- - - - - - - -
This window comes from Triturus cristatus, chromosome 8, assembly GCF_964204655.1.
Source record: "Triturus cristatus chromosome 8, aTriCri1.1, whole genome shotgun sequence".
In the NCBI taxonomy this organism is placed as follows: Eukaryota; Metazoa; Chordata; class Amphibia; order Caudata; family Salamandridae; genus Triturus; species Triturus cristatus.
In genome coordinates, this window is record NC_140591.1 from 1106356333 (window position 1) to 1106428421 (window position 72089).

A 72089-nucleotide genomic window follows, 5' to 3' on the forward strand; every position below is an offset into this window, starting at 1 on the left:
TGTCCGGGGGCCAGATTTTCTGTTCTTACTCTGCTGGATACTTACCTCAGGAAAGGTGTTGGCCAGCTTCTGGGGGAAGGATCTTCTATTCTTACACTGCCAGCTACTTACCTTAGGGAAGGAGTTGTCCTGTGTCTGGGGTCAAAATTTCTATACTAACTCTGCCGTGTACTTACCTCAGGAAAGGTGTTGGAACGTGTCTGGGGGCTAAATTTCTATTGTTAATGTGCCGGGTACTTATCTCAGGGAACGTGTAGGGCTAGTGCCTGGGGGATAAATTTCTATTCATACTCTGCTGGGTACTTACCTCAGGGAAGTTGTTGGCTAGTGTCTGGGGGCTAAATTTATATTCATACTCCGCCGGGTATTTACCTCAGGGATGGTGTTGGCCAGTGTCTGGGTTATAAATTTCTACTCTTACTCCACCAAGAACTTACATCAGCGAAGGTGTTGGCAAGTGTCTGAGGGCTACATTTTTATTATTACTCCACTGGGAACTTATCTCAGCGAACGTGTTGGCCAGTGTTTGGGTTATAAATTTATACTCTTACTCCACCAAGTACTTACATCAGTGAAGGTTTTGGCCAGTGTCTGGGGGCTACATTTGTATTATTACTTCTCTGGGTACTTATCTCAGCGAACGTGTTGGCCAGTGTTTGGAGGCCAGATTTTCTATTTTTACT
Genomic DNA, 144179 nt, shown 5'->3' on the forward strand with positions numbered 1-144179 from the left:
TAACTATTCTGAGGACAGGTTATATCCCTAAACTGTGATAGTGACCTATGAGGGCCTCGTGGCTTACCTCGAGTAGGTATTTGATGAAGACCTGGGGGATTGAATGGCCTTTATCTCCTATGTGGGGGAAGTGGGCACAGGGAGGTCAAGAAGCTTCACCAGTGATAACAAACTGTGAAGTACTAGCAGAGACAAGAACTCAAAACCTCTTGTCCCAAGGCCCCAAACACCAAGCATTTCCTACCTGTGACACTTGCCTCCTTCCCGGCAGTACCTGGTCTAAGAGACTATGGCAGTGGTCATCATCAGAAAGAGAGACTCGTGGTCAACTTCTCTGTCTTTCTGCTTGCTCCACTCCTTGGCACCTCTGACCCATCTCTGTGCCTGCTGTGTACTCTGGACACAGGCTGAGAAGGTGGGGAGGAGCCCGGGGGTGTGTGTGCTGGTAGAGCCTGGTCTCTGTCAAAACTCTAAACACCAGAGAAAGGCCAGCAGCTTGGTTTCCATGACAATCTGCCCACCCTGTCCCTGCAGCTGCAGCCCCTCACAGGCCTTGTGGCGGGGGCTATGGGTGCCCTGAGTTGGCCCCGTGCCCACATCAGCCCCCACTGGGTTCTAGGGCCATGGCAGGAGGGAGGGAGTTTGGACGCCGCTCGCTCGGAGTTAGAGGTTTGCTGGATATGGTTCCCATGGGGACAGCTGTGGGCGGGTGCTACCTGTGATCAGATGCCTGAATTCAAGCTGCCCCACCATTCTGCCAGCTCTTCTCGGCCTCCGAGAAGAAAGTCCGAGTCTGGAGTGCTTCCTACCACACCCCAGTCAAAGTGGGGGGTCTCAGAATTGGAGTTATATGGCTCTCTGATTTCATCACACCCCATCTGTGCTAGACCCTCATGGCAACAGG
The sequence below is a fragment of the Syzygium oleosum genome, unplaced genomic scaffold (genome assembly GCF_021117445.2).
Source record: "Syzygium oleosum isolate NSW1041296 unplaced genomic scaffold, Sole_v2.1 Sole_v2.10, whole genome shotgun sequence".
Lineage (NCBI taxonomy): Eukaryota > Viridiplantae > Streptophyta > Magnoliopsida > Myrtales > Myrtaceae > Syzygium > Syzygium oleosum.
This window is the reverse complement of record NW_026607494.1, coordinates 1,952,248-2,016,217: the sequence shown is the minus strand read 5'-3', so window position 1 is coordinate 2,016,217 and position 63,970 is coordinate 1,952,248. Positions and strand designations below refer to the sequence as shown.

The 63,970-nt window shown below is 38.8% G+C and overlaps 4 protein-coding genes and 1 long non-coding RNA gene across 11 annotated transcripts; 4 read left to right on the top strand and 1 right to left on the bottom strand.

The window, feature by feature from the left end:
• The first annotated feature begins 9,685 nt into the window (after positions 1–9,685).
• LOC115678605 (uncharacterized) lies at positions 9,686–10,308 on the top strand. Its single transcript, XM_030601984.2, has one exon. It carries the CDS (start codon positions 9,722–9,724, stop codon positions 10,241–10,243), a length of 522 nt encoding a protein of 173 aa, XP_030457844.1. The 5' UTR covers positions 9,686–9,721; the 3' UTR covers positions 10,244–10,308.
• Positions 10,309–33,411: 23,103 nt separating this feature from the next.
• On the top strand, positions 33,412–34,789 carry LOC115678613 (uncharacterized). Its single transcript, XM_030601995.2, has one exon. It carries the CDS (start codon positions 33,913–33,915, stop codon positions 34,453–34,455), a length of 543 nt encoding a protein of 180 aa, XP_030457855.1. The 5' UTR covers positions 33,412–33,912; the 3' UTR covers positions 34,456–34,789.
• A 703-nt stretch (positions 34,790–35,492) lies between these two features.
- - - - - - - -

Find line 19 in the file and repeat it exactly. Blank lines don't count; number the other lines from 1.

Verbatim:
• A 703-nt stretch (positions 34,790–35,492) lies between these two features.